by John Ellis
(Edit: Shortly after I emailed him this evening, Jonathan Pokluda emailed me back, demonstrating humility and charity as he expressed concern for me over and above his article. As I contemplated his kind words to me, I thought, “Would I respond with this much humility and charity if someone challenged one of my articles?” I don’t know the answer to that, but I pray that I would/will, by God’s grace.
Writing online is a tricky business. Rarely are you able to say all that you want and all that you believe on a given topic. I wrote this blog post under the assumption that Jonathan Pokluda did not intend to provoke the response I had while reading his article. But, I had my response and I was concerned that others might have a similar response. In His kindness, God has me in a place, spiritually and materially, where my existential navel-gazing is overcome by His mercy and kindness exhibited in my sanctification, by the power of His Spirit. However, before I began writing, I wondered how my response would’ve festered if I had read something similar as a new Believer. So, while I stand by what I’ve written below, I would be remiss if I didn’t say that I believe that Jonathan Pokluda would counsel Christians who have “ruined” their lives that, in Christ, their life has not been ruined. If I never meet Pokluda in this life, I look forward to laughing with him about this in the new heavens and new earth.)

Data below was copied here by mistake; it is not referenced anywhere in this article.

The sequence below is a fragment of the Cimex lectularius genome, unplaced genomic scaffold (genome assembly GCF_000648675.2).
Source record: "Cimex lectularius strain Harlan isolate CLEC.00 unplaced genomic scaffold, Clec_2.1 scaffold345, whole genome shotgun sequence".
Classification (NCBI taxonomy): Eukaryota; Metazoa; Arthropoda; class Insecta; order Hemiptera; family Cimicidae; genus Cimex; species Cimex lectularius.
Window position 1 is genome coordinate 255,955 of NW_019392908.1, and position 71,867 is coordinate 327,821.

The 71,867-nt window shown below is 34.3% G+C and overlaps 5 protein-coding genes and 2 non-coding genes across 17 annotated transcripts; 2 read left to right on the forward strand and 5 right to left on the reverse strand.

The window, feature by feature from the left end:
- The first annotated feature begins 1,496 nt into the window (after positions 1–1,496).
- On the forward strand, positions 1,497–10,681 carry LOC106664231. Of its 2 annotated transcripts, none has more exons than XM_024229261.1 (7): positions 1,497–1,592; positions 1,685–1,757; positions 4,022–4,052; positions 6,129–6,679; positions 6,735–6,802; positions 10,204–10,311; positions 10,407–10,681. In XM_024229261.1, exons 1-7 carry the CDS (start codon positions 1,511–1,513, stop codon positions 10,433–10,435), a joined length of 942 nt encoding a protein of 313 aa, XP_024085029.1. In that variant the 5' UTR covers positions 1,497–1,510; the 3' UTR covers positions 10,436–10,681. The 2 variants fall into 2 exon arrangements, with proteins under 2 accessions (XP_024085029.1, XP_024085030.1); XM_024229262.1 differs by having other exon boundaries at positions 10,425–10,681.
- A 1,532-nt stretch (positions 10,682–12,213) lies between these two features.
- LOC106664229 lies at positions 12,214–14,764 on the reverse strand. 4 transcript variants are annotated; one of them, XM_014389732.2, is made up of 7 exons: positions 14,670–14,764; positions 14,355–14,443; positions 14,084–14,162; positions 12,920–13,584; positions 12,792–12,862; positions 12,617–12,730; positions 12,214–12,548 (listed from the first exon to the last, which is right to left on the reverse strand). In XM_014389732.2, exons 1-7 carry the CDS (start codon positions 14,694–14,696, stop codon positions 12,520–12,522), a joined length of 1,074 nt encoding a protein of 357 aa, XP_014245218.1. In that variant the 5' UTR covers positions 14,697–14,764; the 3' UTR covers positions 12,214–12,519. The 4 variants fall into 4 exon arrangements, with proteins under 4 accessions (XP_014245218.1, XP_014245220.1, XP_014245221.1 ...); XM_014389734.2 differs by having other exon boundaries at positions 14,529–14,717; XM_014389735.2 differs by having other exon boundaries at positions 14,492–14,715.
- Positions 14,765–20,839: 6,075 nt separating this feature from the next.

It’s not that I disagree with Jonathan Pokluda’s advice in his article “How to Ruin Your Life in Your Twenties.” It’s that in his article he allowed little to no room for me and others like me. You see, I ruined my life in my twenties. I violated every single one of his resolutions. And, yet, although I ruined my life, my life is not ruined. And that’s a paradox of the gospel of Jesus Christ.